Good doctors know that almost every dysfunction, every disease, has a root cause.
And in the world of Functional Medicine, root causes are addressed by either (a) adding things in that are missing or (b) removing obstacles that are getting in the way.
Most of us are very comfortable with the idea of “adding in.” Whether that means adding in certain nutrients with a healthier diet or adding in a product, supplement, or even a book to learn something new.
Removing is different though, very different. It’s tougher to practice, it’s tougher to embody, and it’s often highly undervalued.
The idea that removing something from our lives will help us grow feels counter-intuitive. Removing is associated with the words “less” and “loss,” and it seems strange that letting go can make us more whole.
And yet, sometimes removing is exactly what’s needed.
I wanted to use today’s newsletter as an opportunity to quickly remind you of the power of removing, and how it can be used to simplify your life (and mine too), especially when we feel overwhelmed or burnt out.
Most information coming to us is designed to constantly leave us feeling overwhelmed. The marketing, news, and social media we’re exposed to daily is often intended to create a void in our lives that leaves us with at least one of these primary feelings:
- “I’m not doing enough.”
- “Everyone else has it figured out, but I don’t.”
- “Maybe this product or thing will finally fill the void or help me get rid of the pain.”
There’s nothing wrong with wanting to improve the circumstances of our life. There’s nothing wrong with wanting to be healthy and feel better. But when that wanting gets out of balance or becomes insatiable, that’s when we step into feeling overwhelmed. However, it doesn’t have to be that way. We can mindfully step back and tap into the power of removing.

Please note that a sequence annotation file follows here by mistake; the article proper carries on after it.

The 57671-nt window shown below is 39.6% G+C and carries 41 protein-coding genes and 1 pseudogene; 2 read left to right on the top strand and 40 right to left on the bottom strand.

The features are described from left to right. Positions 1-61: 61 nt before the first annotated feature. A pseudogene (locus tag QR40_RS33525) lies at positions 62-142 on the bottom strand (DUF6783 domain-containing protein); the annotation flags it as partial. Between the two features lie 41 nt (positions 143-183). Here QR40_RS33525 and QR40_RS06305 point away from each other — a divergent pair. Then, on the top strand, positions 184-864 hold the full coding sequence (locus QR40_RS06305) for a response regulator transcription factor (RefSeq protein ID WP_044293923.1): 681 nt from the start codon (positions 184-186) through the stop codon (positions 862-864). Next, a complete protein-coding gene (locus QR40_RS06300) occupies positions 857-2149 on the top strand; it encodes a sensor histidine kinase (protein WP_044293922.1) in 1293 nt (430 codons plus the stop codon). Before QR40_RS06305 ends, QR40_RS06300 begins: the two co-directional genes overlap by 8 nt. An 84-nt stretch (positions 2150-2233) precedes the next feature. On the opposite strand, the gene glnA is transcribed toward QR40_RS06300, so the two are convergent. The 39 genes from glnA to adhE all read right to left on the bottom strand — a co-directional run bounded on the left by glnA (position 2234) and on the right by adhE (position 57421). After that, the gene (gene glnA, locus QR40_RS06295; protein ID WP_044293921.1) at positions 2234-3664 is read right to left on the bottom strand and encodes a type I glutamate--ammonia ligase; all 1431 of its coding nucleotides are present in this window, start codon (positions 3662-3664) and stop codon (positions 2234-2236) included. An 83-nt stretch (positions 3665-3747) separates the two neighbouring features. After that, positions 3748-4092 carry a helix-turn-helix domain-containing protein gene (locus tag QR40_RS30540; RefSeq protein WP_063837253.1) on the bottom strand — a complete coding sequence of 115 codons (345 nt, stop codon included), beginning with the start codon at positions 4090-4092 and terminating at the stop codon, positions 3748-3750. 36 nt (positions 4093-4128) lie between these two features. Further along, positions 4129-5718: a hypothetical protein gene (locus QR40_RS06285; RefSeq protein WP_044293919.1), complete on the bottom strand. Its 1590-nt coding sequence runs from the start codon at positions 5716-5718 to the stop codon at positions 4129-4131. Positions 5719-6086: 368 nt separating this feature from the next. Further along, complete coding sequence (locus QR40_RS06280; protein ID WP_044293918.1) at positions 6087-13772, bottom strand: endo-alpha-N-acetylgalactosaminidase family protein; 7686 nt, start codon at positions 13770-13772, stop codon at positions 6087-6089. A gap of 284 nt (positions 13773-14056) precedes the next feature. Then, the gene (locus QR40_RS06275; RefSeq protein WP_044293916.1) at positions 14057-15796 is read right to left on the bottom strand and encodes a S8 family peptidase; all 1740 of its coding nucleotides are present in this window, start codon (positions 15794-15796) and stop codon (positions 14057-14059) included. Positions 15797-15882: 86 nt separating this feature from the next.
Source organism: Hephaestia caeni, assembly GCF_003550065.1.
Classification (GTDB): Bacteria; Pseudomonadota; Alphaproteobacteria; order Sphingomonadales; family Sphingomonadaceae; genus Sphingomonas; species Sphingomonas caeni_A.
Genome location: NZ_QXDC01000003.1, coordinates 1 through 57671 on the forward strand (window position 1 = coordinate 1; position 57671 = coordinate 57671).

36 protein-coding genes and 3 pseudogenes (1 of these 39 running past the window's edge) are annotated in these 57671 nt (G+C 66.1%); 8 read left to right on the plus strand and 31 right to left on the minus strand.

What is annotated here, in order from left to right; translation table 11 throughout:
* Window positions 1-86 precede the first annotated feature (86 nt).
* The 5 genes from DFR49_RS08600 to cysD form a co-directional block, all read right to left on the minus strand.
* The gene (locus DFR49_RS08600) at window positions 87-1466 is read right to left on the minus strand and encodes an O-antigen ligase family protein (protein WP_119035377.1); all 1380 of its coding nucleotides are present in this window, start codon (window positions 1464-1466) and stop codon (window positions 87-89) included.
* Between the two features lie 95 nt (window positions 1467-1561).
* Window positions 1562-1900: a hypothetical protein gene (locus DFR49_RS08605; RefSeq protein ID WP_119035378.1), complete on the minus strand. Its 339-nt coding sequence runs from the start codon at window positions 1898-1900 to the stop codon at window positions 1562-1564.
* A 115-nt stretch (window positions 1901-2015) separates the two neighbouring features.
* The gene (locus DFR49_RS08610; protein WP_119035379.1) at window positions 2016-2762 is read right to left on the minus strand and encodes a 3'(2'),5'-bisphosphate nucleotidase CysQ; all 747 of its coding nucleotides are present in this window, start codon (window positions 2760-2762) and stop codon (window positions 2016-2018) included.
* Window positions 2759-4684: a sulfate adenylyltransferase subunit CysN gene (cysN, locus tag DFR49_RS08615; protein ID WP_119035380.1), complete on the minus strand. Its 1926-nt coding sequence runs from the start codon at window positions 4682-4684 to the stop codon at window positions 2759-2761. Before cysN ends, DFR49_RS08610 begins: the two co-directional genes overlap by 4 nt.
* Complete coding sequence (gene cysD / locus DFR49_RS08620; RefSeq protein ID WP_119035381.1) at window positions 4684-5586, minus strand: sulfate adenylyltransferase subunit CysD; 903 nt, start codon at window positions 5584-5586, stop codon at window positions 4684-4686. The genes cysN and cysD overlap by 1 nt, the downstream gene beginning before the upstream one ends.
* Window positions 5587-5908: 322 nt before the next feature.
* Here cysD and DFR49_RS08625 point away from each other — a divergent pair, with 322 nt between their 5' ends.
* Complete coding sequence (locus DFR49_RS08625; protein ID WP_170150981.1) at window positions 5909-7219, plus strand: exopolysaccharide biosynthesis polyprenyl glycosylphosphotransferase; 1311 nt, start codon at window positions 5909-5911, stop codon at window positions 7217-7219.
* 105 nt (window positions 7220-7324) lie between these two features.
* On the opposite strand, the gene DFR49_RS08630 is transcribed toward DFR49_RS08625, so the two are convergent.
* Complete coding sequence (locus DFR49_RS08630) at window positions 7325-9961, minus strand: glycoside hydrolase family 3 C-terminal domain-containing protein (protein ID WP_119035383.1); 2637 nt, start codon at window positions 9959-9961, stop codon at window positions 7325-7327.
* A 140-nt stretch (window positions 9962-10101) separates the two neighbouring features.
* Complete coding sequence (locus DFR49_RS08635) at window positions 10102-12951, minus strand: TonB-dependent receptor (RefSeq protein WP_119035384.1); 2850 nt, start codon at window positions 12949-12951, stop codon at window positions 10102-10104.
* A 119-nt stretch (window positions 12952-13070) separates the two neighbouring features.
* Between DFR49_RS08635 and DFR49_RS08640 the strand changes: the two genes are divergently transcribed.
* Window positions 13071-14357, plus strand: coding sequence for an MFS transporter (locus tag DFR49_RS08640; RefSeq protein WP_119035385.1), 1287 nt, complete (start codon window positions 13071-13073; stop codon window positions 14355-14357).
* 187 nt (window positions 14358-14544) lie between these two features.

Every week on the Try This Newsletter, we’re going to feature a different protocol that anyone can try to improve their own health. And, as you’ve seen, the protocols often feature new ideas, new commitments, new products, and even new routines. A lot of the weekly newsletters will sound like a good idea, something you might want to explore. But it’s important to remember that you can’t do them all, nor should that even be the goal.
My highest hope for you as a reader of this newsletter is this: I want you to be deeply inspired and informed by my weekly emails, but also know when to pull back and give yourself a little break from taking on something “new” in your life.
And I’m not just talking about my newsletters or podcasts. I’m talking about any information or content that you come across. There’s a place and time to focus on adding in the new. And there’s a place and time to pull back and focus on removing or recommitting to the old.
If you can slow down every so often, take a step back and tune into your gut intuition, like you are doing now, I promise you that you’ll know when to do what. And if the answer doesn’t come right away, be patient and give it some time. Remember that your subconscious mind is always working in the background, even when it doesn’t look like you are making progress.
So, in the spirit of today’s topic, I’m not going to leave you with any specific protocol. Instead, I’m simply going to give you the same reminder that I give myself:
It’s okay to take a break from trying something new. It’s okay to take a pause from consuming new information. And it’s okay to slow down.
In fact, sometimes that’s exactly what we need to bring true peace and progress to our lives.